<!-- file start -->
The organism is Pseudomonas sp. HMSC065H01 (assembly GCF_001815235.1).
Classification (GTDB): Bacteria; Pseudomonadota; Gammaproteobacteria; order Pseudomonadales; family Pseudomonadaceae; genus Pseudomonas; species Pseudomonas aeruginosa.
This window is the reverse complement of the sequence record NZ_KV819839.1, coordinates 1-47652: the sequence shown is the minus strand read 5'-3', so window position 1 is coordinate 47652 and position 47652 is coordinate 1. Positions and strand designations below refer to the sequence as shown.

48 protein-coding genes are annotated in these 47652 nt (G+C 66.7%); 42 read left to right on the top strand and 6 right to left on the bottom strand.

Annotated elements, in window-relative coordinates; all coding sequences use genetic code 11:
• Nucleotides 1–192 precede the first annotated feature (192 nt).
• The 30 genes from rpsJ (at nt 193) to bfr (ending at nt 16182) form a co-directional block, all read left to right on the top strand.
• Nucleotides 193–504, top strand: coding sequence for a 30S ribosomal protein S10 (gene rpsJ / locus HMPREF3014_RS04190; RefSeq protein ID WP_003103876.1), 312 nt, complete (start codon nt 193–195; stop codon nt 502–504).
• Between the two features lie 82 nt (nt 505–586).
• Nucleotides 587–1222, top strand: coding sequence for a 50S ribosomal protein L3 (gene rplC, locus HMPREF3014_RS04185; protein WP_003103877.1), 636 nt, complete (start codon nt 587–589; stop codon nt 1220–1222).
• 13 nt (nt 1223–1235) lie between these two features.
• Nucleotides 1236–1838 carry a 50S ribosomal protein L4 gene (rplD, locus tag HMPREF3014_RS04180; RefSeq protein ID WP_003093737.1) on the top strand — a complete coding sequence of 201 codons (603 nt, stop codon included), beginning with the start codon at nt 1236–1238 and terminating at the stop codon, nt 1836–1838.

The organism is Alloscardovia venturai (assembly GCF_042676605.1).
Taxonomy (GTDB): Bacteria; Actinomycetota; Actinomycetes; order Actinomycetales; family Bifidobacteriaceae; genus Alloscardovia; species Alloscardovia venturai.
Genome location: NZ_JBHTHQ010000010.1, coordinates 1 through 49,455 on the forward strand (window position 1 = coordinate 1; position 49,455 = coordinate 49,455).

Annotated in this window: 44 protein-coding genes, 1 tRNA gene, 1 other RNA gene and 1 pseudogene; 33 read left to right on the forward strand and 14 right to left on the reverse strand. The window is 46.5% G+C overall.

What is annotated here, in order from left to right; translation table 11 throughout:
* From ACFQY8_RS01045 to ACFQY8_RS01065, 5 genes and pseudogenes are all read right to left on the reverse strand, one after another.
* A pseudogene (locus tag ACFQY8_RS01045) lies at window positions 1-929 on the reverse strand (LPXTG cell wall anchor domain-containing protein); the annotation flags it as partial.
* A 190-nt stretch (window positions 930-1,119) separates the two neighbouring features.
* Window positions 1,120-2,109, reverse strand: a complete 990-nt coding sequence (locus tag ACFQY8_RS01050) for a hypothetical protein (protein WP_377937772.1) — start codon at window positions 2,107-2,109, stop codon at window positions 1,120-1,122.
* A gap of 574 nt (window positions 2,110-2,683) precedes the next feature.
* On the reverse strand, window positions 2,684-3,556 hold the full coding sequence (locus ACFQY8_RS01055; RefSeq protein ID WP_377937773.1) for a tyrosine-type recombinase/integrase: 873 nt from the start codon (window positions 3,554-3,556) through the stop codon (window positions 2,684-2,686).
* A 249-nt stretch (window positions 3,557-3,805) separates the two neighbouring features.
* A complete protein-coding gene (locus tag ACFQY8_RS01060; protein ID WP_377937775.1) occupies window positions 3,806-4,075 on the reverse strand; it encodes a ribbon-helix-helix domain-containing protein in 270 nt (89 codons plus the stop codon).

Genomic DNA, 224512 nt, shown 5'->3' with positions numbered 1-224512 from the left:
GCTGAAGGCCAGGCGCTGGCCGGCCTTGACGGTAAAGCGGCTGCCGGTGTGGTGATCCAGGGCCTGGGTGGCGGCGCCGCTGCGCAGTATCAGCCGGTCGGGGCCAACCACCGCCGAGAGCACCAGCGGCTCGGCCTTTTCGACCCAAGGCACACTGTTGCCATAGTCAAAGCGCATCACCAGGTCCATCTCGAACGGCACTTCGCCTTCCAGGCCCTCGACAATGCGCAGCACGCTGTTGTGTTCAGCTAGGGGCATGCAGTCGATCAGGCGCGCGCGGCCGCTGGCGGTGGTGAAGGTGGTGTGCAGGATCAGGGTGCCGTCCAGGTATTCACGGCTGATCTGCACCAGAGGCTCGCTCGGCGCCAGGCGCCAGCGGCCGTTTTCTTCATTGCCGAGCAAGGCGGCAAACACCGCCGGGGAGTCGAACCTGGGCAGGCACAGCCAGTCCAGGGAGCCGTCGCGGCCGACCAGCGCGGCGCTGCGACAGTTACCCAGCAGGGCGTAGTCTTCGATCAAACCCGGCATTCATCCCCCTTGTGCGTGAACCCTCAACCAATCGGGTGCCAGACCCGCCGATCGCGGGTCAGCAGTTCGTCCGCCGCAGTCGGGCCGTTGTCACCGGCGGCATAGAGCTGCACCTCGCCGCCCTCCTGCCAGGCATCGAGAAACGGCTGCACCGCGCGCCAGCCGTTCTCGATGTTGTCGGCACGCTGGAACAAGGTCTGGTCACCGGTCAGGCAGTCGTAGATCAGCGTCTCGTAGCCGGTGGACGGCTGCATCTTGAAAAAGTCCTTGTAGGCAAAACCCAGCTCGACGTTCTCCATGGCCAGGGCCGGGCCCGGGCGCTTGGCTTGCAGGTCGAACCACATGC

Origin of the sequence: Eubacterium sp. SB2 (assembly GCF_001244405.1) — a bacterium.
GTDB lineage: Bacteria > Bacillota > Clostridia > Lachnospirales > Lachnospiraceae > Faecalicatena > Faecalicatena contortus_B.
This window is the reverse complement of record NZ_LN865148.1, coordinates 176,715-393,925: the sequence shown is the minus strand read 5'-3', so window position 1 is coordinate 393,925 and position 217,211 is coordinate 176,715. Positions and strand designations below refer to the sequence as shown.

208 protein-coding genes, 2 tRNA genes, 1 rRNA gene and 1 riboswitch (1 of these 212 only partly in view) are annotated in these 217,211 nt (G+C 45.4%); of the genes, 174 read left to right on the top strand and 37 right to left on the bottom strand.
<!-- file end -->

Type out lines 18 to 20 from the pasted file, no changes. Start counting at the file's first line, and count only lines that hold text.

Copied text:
* From ACFQY8_RS01045 to ACFQY8_RS01065, 5 genes and pseudogenes are all read right to left on the reverse strand, one after another.
* A pseudogene (locus tag ACFQY8_RS01045) lies at window positions 1-929 on the reverse strand (LPXTG cell wall anchor domain-containing protein); the annotation flags it as partial.
* A 190-nt stretch (window positions 930-1,119) separates the two neighbouring features.